When the hackspace where this is being written created their textile room, a member who had previously been known only for her other work unexpectedly revealed herself to be a weaver, and offered the loan of a table-top loom. When set up, it provided an introduction to the art of weaving for the members of all different interests and backgrounds, and many of them have been found laying down a few lines of weft. It’s a simple yet compelling piece of making which captivates even people who might never have considered themselves interested in textiles.
If you are not lucky enough to have a friendly hackspace member with a spare loom when you wish to try your hand at weaving, you may be interested in this Thingiverse project, a 3D printable rigid heddle loom. It’s not the most complex of looms, the heddle is the part that lifts the warp threads up and down, and it being the rigid variety means that this loom can’t do some of the really fancy tricks you’ll see on other types of loom. But it’s a functional loom that will allow you to try your hand at weaving for the expenditure of not a lot of money, some 3D printer filament, and some PVC pipe. If your hackspace or bench has an area devoted to textiles, it may find a place.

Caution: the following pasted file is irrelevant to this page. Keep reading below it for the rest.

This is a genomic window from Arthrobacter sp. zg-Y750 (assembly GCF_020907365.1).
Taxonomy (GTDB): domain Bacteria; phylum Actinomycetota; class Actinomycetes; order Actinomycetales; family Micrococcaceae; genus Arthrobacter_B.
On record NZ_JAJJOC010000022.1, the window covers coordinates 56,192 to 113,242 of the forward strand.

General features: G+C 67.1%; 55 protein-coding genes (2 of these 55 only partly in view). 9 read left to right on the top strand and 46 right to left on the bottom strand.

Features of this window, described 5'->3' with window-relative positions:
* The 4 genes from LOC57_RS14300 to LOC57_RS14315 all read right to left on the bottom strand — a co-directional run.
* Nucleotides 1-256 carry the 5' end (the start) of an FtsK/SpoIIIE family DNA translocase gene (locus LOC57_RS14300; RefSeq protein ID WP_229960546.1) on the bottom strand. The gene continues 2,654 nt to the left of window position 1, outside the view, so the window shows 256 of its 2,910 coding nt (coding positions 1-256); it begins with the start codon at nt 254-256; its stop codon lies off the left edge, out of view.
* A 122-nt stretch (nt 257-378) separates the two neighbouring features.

We’ve shown you a few looms on these pages over the years, but mostly of the more mechanised variety. A Raspberry Pi automated loom for example, or a CNC Jacquard loom.
Thanks to our Shenzhen contributor-at-large, [Naomi Wu] for the tip.
This one is apparently a few years old, but the idea looks so good that we’re left wondering whatever happened to it.
[Seyi Sosanya] made what amounts to a 3D printer, but one that prints in a unique way: wrapping yarn around pillars and then post-dipping them in a silicone glue. The result is a tough, flexible 3D mesh that’s lightweight and looks fairly resilient. We’re not at all sure what it’s good for, but watching the video about the project (embedded below) makes us want to try our hand at this sort of thing.
So what happened? Where did this project go? Is anyone else working on a glue-plus-fabric style printer? Is anyone doing this with carbon fiber and epoxy? We can also imagine that with the right adhesive this could be used less like a loom and more like a traditional FDM machine, although weaving the layers together may provide additional strength in what would be the Z direction, and for that you’d need the supports.
Continue reading “3D Printing With Yarn and Silicone”
[Fred Hoefler] was challenged to finally do something with that Raspberry Pi he wouldn’t keep quiet about. So he built a machine assist loom for the hand weaver. Many older weavers simply can’t enjoy their art anymore due to the physical strain caused by the repetitive task. Since he had a Pi looking for a purpose, he also had his project.
His biggest requirement was cost. There are lots of assistive looms on the market, but the starting price for those is around ten thousand dollars. So he set the rule that nothing on the device would cost more than the mentioned single board computer. This resulted in a BOM cost for the conversion that came in well under two hundred dollars. Not bad!